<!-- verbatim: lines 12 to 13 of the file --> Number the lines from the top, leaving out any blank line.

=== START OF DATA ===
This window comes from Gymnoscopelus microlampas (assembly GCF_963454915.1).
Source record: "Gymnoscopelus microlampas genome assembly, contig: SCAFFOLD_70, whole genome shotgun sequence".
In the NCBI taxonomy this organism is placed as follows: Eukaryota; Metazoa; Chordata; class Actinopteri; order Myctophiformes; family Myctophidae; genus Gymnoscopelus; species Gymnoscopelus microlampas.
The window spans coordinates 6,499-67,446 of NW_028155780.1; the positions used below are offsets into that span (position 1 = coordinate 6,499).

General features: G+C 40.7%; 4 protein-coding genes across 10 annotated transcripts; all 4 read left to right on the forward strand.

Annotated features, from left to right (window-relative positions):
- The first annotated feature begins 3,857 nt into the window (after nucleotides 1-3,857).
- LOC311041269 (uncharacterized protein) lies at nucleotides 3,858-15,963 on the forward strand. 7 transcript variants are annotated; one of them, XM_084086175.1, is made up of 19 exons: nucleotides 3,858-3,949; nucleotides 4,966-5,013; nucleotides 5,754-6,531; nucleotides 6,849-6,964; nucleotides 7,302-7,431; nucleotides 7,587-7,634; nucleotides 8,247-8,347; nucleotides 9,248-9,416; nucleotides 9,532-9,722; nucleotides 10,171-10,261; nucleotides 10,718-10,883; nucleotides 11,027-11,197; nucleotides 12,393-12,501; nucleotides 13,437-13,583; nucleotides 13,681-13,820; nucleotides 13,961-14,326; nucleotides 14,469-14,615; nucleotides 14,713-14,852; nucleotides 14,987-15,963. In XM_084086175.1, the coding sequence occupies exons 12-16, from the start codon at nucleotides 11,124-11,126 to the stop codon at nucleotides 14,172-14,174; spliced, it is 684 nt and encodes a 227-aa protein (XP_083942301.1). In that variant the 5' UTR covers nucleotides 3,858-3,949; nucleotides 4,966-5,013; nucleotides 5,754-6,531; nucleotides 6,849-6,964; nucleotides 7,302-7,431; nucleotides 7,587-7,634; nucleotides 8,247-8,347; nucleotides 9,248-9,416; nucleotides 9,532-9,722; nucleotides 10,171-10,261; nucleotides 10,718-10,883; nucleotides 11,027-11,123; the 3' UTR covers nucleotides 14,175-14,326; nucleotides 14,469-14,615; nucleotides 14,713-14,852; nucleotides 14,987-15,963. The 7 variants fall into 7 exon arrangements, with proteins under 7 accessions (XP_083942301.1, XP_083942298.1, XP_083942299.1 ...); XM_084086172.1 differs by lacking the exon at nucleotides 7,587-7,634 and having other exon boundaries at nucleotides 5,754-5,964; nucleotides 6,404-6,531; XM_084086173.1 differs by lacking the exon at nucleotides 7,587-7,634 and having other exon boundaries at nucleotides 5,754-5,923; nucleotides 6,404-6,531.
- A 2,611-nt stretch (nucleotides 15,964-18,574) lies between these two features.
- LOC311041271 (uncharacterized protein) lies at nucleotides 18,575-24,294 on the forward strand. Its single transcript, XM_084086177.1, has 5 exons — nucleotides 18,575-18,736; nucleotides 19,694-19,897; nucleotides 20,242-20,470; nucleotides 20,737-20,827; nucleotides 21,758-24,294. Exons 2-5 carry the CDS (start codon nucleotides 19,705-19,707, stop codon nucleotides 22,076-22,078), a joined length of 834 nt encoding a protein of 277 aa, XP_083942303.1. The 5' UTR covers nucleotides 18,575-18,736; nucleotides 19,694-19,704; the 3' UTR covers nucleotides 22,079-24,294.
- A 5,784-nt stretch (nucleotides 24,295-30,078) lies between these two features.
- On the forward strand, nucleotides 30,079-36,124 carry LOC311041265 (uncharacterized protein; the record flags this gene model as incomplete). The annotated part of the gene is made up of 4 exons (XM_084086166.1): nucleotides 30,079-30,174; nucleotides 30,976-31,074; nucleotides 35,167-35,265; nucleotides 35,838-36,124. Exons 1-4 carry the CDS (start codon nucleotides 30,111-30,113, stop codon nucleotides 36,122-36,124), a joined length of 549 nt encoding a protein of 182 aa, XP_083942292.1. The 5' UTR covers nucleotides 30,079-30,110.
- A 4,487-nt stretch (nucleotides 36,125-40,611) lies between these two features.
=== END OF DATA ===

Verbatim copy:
- On the forward strand, nucleotides 30,079-36,124 carry LOC311041265 (uncharacterized protein; the record flags this gene model as incomplete). The annotated part of the gene is made up of 4 exons (XM_084086166.1): nucleotides 30,079-30,174; nucleotides 30,976-31,074; nucleotides 35,167-35,265; nucleotides 35,838-36,124. Exons 1-4 carry the CDS (start codon nucleotides 30,111-30,113, stop codon nucleotides 36,122-36,124), a joined length of 549 nt encoding a protein of 182 aa, XP_083942292.1. The 5' UTR covers nucleotides 30,079-30,110.
- A 4,487-nt stretch (nucleotides 36,125-40,611) lies between these two features.